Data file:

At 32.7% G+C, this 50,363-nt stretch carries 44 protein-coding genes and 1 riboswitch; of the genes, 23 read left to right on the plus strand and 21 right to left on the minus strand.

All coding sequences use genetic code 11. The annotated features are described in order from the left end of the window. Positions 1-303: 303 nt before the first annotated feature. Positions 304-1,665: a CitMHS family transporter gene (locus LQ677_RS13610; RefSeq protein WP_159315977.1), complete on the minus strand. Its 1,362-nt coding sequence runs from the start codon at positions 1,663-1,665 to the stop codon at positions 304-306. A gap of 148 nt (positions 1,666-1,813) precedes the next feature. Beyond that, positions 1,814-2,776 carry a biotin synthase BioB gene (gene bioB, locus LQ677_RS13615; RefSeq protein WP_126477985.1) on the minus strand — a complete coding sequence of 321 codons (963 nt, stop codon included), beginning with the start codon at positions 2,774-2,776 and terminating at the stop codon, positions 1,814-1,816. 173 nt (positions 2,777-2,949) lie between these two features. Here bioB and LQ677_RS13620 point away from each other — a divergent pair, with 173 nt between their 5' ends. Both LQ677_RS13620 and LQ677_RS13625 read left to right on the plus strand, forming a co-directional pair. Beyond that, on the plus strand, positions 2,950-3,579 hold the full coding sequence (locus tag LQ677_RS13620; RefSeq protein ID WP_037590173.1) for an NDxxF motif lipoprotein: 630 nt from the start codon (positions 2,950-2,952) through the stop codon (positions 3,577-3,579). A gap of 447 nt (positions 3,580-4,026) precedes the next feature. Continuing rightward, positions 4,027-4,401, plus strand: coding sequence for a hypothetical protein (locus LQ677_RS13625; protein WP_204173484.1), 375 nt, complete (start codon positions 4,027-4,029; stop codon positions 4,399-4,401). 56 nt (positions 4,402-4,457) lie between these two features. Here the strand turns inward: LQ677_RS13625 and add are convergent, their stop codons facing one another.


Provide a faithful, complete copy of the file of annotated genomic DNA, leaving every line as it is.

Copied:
At 32.7% G+C, this 50,363-nt stretch carries 44 protein-coding genes and 1 riboswitch; of the genes, 23 read left to right on the plus strand and 21 right to left on the minus strand.

All coding sequences use genetic code 11. The annotated features are described in order from the left end of the window. Positions 1-303: 303 nt before the first annotated feature. Positions 304-1,665: a CitMHS family transporter gene (locus LQ677_RS13610; RefSeq protein WP_159315977.1), complete on the minus strand. Its 1,362-nt coding sequence runs from the start codon at positions 1,663-1,665 to the stop codon at positions 304-306. A gap of 148 nt (positions 1,666-1,813) precedes the next feature. Beyond that, positions 1,814-2,776 carry a biotin synthase BioB gene (gene bioB, locus LQ677_RS13615; RefSeq protein WP_126477985.1) on the minus strand — a complete coding sequence of 321 codons (963 nt, stop codon included), beginning with the start codon at positions 2,774-2,776 and terminating at the stop codon, positions 1,814-1,816. 173 nt (positions 2,777-2,949) lie between these two features. Here bioB and LQ677_RS13620 point away from each other — a divergent pair, with 173 nt between their 5' ends. Both LQ677_RS13620 and LQ677_RS13625 read left to right on the plus strand, forming a co-directional pair. Beyond that, on the plus strand, positions 2,950-3,579 hold the full coding sequence (locus tag LQ677_RS13620; RefSeq protein ID WP_037590173.1) for an NDxxF motif lipoprotein: 630 nt from the start codon (positions 2,950-2,952) through the stop codon (positions 3,577-3,579). A gap of 447 nt (positions 3,580-4,026) precedes the next feature. Continuing rightward, positions 4,027-4,401, plus strand: coding sequence for a hypothetical protein (locus LQ677_RS13625; protein WP_204173484.1), 375 nt, complete (start codon positions 4,027-4,029; stop codon positions 4,399-4,401). 56 nt (positions 4,402-4,457) lie between these two features. Here the strand turns inward: LQ677_RS13625 and add are convergent, their stop codons facing one another.